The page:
I don’t feel I am courageous for having ALS. Before I was diagnosed with ALS I was very active with high energy and very involved with my family and career in insurance. Getting involved in with the clinical drug trial helped me focus some of my energy that used to go into my work and daily living. It feels great to be able to help others living with ALS and know that someday my contributions might help others.
My journey with ALS began in 2017 when I tripped over a curb at a donut shop and started experiencing ankle pain in December. My wife, daughter and I had a trip planned and went ahead with our trip, and upon returning I visited a podiatrist to see about the pain, I was experiencing and began physical therapy where they noticed a tightness in my leg muscles. After noticing a referral to a neurologist was made. In April of 2018, they diagnosed me with ALS and referred me to the MDA/ALS Center of Hope at Temple; where I receive excellent support and have the opportunities to participate in drug trials. The clinic team may not always tell you what you want to hear, but they do tell you what you need to hear. I participated in a drug trial through the clinic; though I did not respond well to the treatment, I think It is important to participate because unless you try, you don’t know if it will work and it may help find a treatment or cure for someone else.
Greg Heydet, Sr.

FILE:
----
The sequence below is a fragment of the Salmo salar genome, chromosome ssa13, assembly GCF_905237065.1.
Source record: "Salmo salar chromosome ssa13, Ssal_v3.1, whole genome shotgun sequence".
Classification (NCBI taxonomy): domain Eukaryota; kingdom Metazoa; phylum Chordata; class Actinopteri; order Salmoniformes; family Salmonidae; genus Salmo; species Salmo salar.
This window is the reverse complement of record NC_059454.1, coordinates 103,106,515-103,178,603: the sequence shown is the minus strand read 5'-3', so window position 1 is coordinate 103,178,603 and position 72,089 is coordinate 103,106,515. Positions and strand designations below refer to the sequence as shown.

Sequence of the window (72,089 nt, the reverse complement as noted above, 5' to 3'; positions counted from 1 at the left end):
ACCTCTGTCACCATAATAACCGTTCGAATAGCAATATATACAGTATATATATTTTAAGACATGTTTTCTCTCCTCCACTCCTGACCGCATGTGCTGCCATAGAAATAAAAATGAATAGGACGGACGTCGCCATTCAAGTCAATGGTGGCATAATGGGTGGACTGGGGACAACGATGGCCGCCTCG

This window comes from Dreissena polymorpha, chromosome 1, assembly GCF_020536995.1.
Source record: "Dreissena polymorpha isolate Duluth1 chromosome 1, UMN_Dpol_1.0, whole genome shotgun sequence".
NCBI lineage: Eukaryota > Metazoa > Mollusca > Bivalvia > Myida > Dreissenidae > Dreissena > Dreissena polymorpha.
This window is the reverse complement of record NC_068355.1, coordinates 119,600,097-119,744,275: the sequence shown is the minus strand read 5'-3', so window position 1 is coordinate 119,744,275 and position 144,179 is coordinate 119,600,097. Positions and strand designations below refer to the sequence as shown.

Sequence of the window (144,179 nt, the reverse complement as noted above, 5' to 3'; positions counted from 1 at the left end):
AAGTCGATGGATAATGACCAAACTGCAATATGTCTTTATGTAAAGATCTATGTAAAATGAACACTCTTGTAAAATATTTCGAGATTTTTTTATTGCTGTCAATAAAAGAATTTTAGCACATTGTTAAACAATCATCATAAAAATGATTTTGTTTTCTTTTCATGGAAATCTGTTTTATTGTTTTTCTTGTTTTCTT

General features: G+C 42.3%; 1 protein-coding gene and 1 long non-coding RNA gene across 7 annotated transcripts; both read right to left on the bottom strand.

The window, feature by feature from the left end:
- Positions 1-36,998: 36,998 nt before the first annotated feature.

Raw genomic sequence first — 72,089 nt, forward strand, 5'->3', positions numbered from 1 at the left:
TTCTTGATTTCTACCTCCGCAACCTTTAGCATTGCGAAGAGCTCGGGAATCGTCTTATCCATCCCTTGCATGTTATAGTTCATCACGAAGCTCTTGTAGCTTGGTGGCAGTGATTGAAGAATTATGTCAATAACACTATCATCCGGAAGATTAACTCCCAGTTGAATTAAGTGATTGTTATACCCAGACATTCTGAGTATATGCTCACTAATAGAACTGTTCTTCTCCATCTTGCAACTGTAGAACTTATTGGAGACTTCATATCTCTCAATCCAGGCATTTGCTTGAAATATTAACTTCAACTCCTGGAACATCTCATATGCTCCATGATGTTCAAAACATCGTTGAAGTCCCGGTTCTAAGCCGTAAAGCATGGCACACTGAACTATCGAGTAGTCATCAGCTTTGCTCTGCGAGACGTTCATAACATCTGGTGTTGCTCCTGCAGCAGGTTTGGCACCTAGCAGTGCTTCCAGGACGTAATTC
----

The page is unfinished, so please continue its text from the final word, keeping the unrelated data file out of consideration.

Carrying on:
I was diagnosed with ALS in October 2009 and have been with ALS Hope for over 5 years now. From Day 1 the folks at the MDA/ALS Center of Hope have made me feel special and important. I dearly love the staff, in part because it’s all about me there. They keep me up to date with everything that is going on and what’s out there for my condition. We all laugh and joke a lot which relieves any tension. I look forward with seeing them every 3-4 months. ALS hasn’t stopped me from doing the things I love such as practicing my faith and coaching high school and travel softball. I do my best to keep active and maintain a healthy lifestyle. This involves taking various supplements, exercising and stretching daily. I also have my beautiful wife Cindi and my 6 kids and 7 grandchildren. I truly feel that all of this has kept me going. I hope you will consider supporting Hope Walks for ALS this year. We rely on your generosity to ensure people with ALS have access to the important services at the Center of Hope and we need your help to keep hope on the horizon for other families living with ALS. Thank you!